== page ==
Animal Welfare Approved is pleased to announce that it will offer a third year of Good Husbandry Grants. AWA is seeking proposals for projects to improve farm animal welfare with a concentration on three areas: increased outdoor access, improved genetics and improved slaughter facilities. “We have awarded funding for 65 projects in 25 states and are delighted to be able to continue these grants for 2011,” said Andrew Gunther, AWA Program Director. “The impact of these grants has been extraordinary—the finished projects prove that there is an inextricable link between high-welfare, pasture- and range-based husbandry and successful farms.” Current Animal Welfare Approved farmers and those who have applied to join the program are eligible for grants of up to $5,000. Jeremy Vargo of AWA-certified Vargo Farms in Bullock, North Carolina, raises hogs and received a 2010 grant to improve his mobile housing system. “The huts have greatly benefited my hogs,” he explained, “by improving herd health and expanding our ability to rotate pastures while providing shelter from the elements. This grant program, like AWA, is a win-win for the whole farm.”
I spent many years talking to the press saying H5N1 was a disease of chickens. This morning I spoke with my son’s pig and explained H1N1 was a disease of humans. I hesitate to make light of the situation but sadly it is the truth: we can and do infect our animals. In another twist, we appear to be at a plateau for new human infections according to the numbers on the WHO website. Reported cases are not growing significantly.
Last week we postponed farm visits. We are however continuing to audit with farmer consent, paying very specific attention to hog audits. We have instructed our team members not to travel or attend gatherings if they have been near a flu positive area or have any flu like symptoms. This ruling applies to auditors and is just plain and simple “good practice.” We will monitor the Canadian incident very closely, and continue to follow USDA and CDC advice.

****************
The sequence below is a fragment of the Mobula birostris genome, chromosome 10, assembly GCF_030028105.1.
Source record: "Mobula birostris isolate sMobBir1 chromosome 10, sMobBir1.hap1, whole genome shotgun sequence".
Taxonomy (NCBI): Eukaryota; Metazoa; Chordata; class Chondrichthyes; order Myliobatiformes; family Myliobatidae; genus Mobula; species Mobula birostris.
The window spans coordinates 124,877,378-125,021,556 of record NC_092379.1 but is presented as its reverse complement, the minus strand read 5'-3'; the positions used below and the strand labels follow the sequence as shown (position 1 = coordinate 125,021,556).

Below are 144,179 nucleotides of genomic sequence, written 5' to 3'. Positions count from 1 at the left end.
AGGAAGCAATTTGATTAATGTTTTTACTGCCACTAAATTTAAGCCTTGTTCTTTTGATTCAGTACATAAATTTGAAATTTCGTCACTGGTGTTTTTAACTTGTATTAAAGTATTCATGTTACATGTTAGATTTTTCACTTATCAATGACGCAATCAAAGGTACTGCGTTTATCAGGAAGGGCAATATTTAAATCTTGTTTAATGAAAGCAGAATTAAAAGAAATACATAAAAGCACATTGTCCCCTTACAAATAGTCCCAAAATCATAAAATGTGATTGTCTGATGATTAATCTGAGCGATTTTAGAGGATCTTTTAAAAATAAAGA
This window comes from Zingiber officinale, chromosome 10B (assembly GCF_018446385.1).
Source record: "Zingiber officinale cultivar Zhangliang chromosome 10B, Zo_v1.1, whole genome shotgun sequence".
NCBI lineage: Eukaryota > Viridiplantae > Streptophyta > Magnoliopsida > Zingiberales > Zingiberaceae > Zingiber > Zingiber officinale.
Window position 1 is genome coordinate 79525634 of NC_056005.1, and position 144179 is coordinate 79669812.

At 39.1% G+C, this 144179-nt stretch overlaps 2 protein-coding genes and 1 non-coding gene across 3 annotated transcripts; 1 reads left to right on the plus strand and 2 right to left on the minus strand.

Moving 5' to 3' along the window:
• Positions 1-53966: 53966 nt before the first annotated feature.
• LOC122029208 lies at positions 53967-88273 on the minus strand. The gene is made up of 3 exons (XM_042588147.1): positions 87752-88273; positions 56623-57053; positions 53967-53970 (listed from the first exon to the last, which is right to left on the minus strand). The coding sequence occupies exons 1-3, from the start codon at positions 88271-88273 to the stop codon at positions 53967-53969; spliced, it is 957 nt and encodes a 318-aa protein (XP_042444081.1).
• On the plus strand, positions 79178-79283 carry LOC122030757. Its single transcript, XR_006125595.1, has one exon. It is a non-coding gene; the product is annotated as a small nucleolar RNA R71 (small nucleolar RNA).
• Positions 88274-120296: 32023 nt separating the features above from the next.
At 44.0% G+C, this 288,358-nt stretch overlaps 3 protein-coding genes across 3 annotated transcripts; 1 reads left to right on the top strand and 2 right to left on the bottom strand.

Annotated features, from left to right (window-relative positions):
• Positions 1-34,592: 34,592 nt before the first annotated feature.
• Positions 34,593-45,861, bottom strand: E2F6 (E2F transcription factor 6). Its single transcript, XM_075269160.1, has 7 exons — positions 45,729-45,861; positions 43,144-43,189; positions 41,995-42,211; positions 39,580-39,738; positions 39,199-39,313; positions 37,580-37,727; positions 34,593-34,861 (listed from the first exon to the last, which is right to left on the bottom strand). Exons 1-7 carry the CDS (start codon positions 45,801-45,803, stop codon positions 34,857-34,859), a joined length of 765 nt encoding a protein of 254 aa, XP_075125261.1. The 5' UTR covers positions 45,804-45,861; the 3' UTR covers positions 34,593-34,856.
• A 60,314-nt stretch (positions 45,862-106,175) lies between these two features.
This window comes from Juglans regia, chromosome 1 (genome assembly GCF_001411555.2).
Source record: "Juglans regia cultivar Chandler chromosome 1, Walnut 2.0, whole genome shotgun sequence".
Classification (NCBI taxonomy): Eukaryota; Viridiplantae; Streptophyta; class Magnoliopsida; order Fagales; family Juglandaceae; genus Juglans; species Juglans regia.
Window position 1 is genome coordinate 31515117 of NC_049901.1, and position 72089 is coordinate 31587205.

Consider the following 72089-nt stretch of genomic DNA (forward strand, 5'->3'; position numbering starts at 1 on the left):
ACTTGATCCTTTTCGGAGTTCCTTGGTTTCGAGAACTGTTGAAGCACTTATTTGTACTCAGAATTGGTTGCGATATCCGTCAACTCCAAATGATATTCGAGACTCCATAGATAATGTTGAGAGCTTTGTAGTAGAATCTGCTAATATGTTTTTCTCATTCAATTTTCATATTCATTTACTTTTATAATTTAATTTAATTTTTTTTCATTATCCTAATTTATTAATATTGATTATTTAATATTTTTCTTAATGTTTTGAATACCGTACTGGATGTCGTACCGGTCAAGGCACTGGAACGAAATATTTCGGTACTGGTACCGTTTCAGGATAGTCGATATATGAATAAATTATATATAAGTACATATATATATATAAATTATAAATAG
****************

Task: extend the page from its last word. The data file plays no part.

All animals are susceptible to all diseases, not just H1N1.
As Animal Welfare Approved farmers and friends we are already engaged in keeping our animals well which will lead to an enhanced immune system. This is known to decrease the chances of contracting H1N1.
A few reminders:
1. Keep visitors to a minimum.
2. Don”t let folks touch the animals.
3. Don”t work the farm without making sure you have taken biosecurity measures.
4. Make sure your boots are clean.
5. Don”t go onto one farm, country gathering and to another without washing and changing (this includes machinery and vehicles).
6. Keep barns and bedding dry (virus and bacteria need warm and wet).
7. Don”t travel through or to areas that have an outbreak of any disease.
8. If you cannot keep people and new animals away from your farm, think very hard how you are going to make sure they are “clean.”
We have extensive experience in biosecurity protocols and practice. Please let us know if we can provide support. Our farmers keep their animals differently and they will be a lot healthier than CAFO animals but they are still susceptible to illness.
A few simple precautions go a long way.
Most of all stay safe, and please let us know how we can help.